With the duration of the war in Syria, and an increasing complexity resulting from divergent aspirations and interests of internal and external actors, it has become difficult to distinguish among conflict parties and to recognize people’s interests. More significantly, in this time of complexity the people’s needs and voices vanish as they are faced with dominating mainstream discourses and one-sided coverage from the media.
The six-part film series Beyond the War features documentary movies from and on Syria followed by discussions with guests. Here, different issues related to Syrian society and politics before and after 2011 (start of uprising) will be highlighted, like the development of Syrian society, the political system and possibilities for participation, the role of religion and secularism, Kurdish issues and women rights.
Amer Katbeh studied Humanities and English Literature at the University of Damascus, Syria. Next to and after his undergraduate studies, he worked for the Syrian Red Crescent and subsequently for the UN Refugee Commission (UNHCR) in Damascus. Amer Katbeh has been doing his doctorate in Peace and Conflict Studies at Otto-von-Guericke University Magdeburg since July 2016. In addition to the conflict transformation and the political systems in Egypt and Syria, the relationship between state and religion as well as refugee research are among his priorities. In 2013 he co-founded the Friedenskreis Syrien e.V. (FKS) which stands for peaceful culture of conflict and constructive dialogue regarding the current conflict in Syria. Through workshops and discussion meetings, FKS creates spaces for individuals to discuss and exchange ideas and thoughts about different topics related to Syria and Syrians.
The film by Ossama Mohammed is a reflection on the foundation of the Syrian society in 1976. The film starts off hopefully enough, with different village children talking about their dream jobs. But it soon becomes clear that such innocent candour will be short-lived.
Lama Ahmad is a former Syrian diplomat. At bi'bak she talks about the establishment of the Syrian society and the effects of the Ba'ath regime on it.
The city of Kobani became a ghost city after it was almost completely destroyed. However, some of its people decided to return to search for their memories despite the warning of specialists that the city is uninhabitable. As Kobani is also a tribal area with a special social structure, the film highlights women's participation in combat.
Shirwan Qasim, born and raised in the Syrian city of Kobani, earned his diploma as a theater director in Iraq in 2011. Having worked in many TV formats as a photographer and editor since 2004, Quasim also began in 2009 with the production of documentary films that focus on political content as well as history, art and music.
Shot right before the uprising in Syria erupted in 2011, The Light in Her Eyes offers an extraordinary portrait of the role of Islam in Syrian society, putting a special focus on the challenges and dreams of Muslim women who want to live a life in line with Islam.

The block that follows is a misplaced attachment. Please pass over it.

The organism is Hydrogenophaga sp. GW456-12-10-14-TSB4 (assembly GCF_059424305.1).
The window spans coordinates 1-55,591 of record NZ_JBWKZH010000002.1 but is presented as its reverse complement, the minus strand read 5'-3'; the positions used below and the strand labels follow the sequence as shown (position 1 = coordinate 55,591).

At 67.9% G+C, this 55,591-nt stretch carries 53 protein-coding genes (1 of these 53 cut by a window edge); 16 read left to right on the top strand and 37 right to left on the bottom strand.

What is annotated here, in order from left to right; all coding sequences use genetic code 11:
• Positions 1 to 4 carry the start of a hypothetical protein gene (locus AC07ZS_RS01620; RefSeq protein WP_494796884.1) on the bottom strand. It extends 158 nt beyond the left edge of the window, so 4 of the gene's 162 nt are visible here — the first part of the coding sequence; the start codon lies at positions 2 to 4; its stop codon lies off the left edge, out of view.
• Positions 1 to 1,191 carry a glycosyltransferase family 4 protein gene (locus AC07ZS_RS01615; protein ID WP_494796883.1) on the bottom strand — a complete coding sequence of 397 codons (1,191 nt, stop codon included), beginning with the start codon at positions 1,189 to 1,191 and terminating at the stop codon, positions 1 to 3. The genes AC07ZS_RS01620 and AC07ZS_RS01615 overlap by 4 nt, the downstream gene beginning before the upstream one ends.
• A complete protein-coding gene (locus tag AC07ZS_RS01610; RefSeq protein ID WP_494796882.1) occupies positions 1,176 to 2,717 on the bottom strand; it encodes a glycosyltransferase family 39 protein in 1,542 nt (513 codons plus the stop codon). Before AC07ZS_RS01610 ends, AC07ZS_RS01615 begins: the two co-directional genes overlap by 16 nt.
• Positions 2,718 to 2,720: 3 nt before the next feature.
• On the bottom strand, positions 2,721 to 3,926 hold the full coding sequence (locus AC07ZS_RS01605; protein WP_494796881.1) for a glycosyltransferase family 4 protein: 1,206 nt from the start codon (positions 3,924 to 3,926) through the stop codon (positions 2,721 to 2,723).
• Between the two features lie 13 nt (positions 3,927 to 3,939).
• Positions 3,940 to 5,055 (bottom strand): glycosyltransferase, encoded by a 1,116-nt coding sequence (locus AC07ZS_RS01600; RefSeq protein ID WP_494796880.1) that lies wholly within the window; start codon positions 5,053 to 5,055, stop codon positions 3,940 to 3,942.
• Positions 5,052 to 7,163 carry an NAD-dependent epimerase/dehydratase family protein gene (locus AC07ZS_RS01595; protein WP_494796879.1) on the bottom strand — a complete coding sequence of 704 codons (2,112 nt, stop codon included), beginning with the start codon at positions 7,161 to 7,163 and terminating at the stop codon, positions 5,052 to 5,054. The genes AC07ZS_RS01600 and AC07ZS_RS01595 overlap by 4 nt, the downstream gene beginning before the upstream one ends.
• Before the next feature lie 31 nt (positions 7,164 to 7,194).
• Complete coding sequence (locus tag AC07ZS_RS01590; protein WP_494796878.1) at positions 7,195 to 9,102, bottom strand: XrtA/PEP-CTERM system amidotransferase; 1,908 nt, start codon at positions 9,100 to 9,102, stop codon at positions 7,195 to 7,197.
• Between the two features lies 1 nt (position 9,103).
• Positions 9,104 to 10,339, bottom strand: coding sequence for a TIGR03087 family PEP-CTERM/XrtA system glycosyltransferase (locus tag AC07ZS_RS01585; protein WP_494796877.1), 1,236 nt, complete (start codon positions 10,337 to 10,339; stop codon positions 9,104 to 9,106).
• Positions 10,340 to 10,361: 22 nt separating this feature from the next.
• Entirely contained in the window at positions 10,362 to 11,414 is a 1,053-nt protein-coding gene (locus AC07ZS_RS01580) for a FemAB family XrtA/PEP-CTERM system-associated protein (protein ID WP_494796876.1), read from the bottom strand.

Dr. Mohammad Magout is a researcher at Leipzig University focusing on the role of religion and secularism in Syria.
Between Damascus, Sweida and Kobani (Ein Al Arab) in Syria, the film gathers stories of women who present their own testimonies about themselves, about love, life, death and sometimes about the revolution.
Director and screenwriter Nidal Hassan was born in 1973 in Tartous, Syria. His debut film Salty Skin was celebrated as a milestone of Syrian Independent Cinema. His documentary True Stories of Love, Life, Death and Sometimes Revolution was selected at the Marché du film at the Festival du Cannes 2013 / Doc Corner.
In the Syrian uprising, information technology and social media became crucial communication tools. The film features a skype-conversation about questions related to the uprising between the 83 years-old Riyad Al-Turk, a Syrian leftist opposition leader based in Syria, and the filmmaker who is based in Lebanon.
Tarek Aziza, is a Syrian researcher and writer focusing on political participation and activism in Syria.
The Immortal Sergeant documents a day in the life of filmmaker Ziad Kalthoum, who is recruted to the military as a sergeant with the beginning of the uprise in Syria. He is to lead the former Bassel Al-Assad cinema in Damascus as a military base. Every day after work, he returns to his old life and works as an assistant director. He accompanies the shooting with his handheld camera. The film crew and passers-by form a microcosm in which the different positions of the conflict meet. Many belong to the opposition, but some are also behind Al-Assad.
Ziad Kalthoum was born in Homs in 1981 and graduated after studies in film. Kalthoum’s first feature-length documentary The Immortal Sergeant (2013), deals with the schizophrenic daily life and encounters he experiences between his mandatory military service in the Syrian Army and his role as assistant director during the shooting of Ladder to Damascus.